Paying for residential care

How much you will pay

In general everyone living in residential care must pay for it in some way.

You can ask the Council to help you pay for your care, and we will complete a financial assessment with you to decide how much help we can offer you and how much you will have to pay yourself.

Short-term care and respite care

If your stay in a care home is intended to last for a limited time, and there is a plan for you to return home, the Council has a standard charge for those with savings less than £23,250. 

This applies for the first 8 weeks of short-term and respite care. 

If your stay is over 8 weeks in total, the standard charge will end, and you will be subject to a full financial assessment from week 9, like the financial assessment for long-term care.

Any Attendance Allowance, Disability Living Allowance (DLA) or Personal Independence Payment (PIP) you receive are not included in the assessment.

The value of your home is not included in the assessment.

How the financial assessment is carried out

If you move to long-term residential care, you will be asked to provide information about your:

  • Income
  • Savings and investments
  • Property

Only your own income will be included in the financial assessment, and not those of a spouse or partner.

However, we do need to consider the share of savings and property you own jointly with another person.

We will also ask you to provide relevant financial documents and paperwork, such as bank statements, property ownership documents and proof of your income.

We will use this financial information to work out how much you will pay for your care.

It is your choice whether to provide it, but without it we won't be able to offer any help with the cost of your care, and you will have to pay the full cost yourself.

You can find information about how we store and handle your personal information in our privacy notice.


Most income will be used to pay for your care and support, up to the full cost. This includes most welfare benefits and your state retirement pension, together with any private income or occupational pensions. 

You will always keep a minimum amount for your personal day to day expenses (such as toiletries, clothing and hairdressing). This is called the Personal Expenses Allowance and is set by central government.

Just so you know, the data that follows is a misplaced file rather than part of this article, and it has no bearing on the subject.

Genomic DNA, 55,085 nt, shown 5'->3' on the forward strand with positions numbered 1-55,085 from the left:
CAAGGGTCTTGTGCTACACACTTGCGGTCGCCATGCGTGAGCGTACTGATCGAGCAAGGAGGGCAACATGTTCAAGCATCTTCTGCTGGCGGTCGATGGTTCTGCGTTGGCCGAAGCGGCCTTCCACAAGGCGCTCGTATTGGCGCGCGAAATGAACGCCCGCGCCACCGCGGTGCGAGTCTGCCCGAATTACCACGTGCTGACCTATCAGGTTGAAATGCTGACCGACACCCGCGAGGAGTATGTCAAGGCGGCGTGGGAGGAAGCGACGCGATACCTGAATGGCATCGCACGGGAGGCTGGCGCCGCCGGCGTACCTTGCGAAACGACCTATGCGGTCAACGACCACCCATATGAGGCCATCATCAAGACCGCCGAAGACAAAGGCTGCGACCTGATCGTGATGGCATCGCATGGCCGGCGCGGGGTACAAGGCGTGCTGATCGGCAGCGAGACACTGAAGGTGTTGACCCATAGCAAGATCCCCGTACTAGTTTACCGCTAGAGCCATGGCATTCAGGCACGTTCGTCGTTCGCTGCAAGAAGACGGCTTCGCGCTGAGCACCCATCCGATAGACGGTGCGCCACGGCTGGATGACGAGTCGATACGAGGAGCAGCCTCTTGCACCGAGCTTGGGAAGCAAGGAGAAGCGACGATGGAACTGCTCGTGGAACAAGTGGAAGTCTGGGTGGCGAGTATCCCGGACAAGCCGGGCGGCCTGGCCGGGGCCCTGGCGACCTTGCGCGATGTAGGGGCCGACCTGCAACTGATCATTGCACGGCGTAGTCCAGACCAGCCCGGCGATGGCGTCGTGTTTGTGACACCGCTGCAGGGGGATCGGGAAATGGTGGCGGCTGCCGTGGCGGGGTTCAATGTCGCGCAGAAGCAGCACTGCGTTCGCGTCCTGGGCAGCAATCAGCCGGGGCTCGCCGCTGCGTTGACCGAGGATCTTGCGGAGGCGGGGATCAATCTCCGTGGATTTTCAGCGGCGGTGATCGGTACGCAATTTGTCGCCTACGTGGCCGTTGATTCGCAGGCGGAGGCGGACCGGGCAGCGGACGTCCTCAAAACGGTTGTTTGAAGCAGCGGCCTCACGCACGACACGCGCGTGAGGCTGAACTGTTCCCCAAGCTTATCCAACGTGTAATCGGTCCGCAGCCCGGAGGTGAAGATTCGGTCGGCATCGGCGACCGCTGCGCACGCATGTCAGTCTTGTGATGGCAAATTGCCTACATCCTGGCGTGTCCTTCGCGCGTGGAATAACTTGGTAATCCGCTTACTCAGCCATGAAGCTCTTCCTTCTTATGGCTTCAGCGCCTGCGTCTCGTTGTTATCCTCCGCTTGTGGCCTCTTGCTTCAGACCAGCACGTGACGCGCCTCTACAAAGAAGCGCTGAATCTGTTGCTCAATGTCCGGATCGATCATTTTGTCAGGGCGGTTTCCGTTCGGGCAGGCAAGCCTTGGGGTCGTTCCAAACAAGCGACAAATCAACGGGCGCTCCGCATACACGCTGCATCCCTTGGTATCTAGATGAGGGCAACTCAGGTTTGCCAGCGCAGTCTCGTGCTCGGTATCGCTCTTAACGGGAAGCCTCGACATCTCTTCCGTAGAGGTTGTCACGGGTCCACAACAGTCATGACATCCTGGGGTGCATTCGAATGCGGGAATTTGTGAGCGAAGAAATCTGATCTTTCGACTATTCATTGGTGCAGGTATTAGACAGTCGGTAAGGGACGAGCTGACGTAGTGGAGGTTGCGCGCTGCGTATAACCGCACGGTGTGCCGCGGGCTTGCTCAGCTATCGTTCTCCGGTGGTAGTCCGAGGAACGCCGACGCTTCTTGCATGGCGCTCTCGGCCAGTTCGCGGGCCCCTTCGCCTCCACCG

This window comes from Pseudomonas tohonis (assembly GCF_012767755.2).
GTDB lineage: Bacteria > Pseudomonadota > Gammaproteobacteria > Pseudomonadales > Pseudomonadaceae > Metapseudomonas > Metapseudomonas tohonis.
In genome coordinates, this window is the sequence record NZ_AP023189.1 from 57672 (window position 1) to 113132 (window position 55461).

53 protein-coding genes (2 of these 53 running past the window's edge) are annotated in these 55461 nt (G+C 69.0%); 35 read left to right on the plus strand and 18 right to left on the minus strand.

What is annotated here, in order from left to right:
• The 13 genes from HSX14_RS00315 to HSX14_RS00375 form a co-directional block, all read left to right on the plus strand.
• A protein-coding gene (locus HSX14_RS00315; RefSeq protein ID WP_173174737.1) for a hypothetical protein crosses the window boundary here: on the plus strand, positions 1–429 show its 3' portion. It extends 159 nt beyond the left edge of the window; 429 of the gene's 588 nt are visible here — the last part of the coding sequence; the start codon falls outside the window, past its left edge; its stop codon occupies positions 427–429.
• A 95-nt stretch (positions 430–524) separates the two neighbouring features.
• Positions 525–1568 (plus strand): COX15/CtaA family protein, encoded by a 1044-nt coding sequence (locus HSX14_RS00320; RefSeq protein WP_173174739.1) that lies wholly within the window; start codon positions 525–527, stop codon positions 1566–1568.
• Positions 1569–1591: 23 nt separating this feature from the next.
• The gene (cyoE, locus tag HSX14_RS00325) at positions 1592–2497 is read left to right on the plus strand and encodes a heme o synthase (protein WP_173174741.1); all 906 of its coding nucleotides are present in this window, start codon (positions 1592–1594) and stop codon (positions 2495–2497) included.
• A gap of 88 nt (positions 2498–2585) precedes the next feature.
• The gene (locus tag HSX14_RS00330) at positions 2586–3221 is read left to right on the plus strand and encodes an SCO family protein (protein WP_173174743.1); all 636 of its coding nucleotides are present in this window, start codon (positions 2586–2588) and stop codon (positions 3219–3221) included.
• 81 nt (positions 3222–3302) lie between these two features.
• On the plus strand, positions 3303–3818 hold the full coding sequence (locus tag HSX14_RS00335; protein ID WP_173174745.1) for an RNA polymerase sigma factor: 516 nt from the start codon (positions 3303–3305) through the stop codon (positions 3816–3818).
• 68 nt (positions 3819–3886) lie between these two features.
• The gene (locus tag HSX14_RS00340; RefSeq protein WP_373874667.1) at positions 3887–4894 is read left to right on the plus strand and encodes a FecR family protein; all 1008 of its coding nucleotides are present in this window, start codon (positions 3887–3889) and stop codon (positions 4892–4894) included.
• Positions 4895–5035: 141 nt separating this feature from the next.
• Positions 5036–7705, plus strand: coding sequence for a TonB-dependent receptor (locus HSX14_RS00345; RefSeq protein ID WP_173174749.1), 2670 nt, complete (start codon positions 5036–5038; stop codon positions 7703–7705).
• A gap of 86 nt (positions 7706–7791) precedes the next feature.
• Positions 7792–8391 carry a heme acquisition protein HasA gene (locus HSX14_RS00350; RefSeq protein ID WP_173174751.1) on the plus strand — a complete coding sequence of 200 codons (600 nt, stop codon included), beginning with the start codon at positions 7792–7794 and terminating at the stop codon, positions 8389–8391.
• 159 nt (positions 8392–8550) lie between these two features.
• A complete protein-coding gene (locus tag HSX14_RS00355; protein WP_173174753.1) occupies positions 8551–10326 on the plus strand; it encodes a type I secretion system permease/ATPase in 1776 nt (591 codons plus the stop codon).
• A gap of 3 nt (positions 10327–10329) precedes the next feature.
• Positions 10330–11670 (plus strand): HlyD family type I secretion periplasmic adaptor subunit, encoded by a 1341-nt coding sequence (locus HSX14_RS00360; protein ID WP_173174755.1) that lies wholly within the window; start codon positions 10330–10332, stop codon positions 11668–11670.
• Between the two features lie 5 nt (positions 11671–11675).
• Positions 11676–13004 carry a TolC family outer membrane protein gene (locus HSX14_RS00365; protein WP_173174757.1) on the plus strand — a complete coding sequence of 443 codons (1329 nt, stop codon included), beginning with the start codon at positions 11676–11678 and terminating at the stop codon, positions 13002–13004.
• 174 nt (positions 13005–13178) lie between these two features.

Savings and investments

The total value of your savings and investments will be considered in the financial assessment.

This includes savings and investments held in your sole name and your share of any savings and investments held jointly with another person.

  • If you have less than £14,250
    This will be ignored in the financial assessment and will not affect the amount you have to pay for your care. You will still contribute from your income.
  • If you have between £14,250 and £23,250
    You will need to pay £1 per week for every £250 (or part thereof) you have over £14,250. This is on top of anything you pay because of your income.
  • If you have more than £23,250
    You will have to pay the full cost of your care and support.

The types of savings you may have that we would need to know about include, but is not restricted to:

  • Current and savings accounts in a bank or building society
  • Post Office accounts
  • Premium Bonds
  • Shares
  • Trust Funds
  • ISA's/PEP's
  • Cash

If your savings fall in the future and are approaching the £23,250 limit, please contact our Let's Talk Team to discuss how this will affect what you pay for your care and what you need to do.

The lower and upper savings limits above are set by central government and may change.


Equity in any property that you own can be counted alongside savings in the financial assessment.

If you are moving into a care home permanently and we cannot ignore the value of your former home, it will generally not be included in the financial assessment for the first 12 weeks after you move.

Sometimes the value of your property is ignored in the financial assessment, including when one of the following is true:

  • Your spouse or partner still lives in the property
  • A child you are responsible for still lives in the property
  • A family member who is over 60 still lives in the property
  • A family member who is disabled still lives in the property

From the 13th week, the value of your former home will be included in the financial assessment.

If you don't wish to sell the property or need help to pay for care while you wait for it to sell, you can enter a Deferred Payment Agreement with the Council to make sure your care is paid for in the meantime.